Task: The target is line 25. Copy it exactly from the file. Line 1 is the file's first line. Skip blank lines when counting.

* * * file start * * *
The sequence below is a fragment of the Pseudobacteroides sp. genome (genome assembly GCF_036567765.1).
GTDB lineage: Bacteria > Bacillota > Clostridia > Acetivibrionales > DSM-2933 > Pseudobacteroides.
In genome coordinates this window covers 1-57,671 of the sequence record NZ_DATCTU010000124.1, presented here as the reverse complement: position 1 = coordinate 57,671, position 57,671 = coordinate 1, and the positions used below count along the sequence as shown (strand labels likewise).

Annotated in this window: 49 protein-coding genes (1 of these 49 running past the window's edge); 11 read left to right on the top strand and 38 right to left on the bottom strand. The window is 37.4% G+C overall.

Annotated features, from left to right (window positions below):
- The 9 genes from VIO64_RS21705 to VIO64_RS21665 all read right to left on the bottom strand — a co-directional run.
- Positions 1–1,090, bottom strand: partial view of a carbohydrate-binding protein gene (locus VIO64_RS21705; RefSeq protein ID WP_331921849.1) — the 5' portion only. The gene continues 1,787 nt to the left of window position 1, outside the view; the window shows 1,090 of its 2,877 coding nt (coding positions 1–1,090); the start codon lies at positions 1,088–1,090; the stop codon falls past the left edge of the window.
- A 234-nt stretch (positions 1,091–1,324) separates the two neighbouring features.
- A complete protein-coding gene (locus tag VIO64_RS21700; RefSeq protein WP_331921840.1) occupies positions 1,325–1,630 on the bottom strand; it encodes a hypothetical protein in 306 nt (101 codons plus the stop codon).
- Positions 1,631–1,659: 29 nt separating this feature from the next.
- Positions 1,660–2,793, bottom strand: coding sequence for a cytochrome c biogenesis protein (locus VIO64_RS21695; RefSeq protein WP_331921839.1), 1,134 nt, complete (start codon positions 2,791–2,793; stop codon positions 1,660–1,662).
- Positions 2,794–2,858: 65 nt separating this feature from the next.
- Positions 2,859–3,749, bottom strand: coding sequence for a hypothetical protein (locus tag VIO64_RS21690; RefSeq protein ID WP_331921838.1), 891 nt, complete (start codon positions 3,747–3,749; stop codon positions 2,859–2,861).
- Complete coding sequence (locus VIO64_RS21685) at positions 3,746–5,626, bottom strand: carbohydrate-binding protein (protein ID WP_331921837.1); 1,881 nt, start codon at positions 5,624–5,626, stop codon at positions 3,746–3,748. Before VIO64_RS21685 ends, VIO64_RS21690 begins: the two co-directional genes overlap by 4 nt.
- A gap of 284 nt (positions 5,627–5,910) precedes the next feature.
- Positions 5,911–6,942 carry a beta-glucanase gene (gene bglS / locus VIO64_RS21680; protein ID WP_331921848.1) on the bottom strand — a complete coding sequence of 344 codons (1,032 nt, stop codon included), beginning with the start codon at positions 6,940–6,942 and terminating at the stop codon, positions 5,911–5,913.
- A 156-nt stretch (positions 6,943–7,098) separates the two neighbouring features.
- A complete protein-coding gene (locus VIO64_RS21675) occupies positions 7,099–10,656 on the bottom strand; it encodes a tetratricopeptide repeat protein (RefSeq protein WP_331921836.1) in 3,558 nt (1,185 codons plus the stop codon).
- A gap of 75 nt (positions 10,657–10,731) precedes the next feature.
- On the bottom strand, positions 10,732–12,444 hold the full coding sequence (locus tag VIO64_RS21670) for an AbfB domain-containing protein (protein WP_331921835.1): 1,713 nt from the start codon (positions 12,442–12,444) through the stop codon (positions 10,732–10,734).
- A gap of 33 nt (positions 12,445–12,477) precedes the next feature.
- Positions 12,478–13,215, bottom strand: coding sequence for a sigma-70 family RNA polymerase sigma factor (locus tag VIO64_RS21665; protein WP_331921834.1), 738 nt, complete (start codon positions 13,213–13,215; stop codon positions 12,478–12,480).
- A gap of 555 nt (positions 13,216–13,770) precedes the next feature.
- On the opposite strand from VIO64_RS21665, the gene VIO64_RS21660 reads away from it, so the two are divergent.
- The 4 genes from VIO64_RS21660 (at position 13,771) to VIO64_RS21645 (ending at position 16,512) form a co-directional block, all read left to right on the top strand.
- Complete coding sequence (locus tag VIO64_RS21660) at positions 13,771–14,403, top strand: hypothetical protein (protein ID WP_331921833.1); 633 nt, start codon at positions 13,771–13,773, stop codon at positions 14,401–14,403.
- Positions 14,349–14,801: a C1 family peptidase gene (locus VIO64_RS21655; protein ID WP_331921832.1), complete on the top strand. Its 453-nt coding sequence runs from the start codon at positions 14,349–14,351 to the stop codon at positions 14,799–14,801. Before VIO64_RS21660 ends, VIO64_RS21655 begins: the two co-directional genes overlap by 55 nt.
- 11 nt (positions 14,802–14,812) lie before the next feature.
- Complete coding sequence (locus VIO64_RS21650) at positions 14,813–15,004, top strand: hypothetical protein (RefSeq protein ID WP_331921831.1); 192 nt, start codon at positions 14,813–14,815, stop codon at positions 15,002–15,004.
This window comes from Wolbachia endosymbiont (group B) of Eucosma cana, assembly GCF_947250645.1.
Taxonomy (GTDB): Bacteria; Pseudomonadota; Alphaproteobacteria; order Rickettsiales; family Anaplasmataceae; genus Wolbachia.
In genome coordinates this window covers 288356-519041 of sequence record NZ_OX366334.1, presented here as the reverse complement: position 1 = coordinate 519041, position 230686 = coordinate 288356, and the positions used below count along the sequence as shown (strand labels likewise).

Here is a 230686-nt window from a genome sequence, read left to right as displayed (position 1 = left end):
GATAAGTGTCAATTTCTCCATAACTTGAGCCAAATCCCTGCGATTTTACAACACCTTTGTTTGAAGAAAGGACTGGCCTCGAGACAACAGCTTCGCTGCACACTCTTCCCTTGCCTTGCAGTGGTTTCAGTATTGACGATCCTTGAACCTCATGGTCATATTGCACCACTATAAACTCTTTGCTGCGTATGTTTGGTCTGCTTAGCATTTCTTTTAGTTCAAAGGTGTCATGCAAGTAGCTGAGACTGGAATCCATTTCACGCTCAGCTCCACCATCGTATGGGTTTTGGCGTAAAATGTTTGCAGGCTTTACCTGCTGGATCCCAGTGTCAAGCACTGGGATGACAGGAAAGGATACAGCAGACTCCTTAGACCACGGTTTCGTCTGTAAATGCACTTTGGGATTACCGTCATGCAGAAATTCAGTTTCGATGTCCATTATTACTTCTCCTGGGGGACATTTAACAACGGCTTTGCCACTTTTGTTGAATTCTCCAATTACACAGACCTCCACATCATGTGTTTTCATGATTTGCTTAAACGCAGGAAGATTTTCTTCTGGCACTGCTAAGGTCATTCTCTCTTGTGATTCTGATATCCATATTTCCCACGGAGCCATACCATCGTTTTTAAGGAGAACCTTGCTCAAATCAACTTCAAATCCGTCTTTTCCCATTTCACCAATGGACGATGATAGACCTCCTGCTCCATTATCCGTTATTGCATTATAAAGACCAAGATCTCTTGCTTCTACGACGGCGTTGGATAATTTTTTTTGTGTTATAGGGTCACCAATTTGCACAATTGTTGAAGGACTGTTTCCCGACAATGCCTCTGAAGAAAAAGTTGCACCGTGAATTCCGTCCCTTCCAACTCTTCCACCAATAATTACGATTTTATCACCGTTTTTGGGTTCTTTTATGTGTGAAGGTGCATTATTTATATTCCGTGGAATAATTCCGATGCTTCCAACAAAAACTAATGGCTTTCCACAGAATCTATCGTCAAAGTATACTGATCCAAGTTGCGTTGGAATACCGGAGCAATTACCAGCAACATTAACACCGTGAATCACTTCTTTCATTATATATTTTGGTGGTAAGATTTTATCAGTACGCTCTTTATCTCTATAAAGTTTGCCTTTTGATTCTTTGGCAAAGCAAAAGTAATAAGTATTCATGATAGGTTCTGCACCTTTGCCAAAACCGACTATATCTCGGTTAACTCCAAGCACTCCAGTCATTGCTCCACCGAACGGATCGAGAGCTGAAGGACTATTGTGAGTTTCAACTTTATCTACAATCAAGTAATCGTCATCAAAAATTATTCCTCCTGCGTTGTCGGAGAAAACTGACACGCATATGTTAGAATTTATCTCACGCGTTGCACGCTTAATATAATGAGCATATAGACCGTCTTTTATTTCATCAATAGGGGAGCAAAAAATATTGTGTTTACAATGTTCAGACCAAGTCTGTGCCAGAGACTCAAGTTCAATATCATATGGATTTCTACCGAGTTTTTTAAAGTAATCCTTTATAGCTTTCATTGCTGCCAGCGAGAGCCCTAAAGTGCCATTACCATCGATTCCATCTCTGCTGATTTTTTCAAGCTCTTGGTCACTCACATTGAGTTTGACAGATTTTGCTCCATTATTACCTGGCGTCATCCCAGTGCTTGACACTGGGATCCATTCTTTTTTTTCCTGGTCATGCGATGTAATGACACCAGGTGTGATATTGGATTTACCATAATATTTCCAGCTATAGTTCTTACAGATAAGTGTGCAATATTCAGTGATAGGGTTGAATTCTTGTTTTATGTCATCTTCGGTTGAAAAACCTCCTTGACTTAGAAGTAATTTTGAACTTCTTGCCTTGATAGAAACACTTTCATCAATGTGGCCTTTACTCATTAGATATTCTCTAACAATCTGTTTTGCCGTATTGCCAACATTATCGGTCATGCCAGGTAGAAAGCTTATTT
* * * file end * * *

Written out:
- The 4 genes from VIO64_RS21660 (at position 13,771) to VIO64_RS21645 (ending at position 16,512) form a co-directional block, all read left to right on the top strand.